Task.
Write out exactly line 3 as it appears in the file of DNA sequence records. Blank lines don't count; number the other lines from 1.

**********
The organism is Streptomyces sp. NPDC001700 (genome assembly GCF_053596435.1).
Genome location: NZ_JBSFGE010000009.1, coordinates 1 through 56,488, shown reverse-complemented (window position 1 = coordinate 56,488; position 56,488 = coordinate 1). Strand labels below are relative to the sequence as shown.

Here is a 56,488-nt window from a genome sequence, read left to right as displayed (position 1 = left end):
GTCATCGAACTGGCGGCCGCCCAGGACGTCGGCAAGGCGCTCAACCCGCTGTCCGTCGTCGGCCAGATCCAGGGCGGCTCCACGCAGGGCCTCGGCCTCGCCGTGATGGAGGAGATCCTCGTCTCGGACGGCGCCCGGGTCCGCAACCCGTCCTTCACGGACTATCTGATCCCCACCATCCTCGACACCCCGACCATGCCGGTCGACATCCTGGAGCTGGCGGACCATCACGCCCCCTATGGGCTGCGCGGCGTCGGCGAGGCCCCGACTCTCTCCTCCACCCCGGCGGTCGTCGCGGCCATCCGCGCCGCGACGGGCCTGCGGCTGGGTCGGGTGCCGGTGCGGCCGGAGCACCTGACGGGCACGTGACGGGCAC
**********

Here is a 56,488-nt window from a genome sequence, read left to right as displayed (position 1 = left end):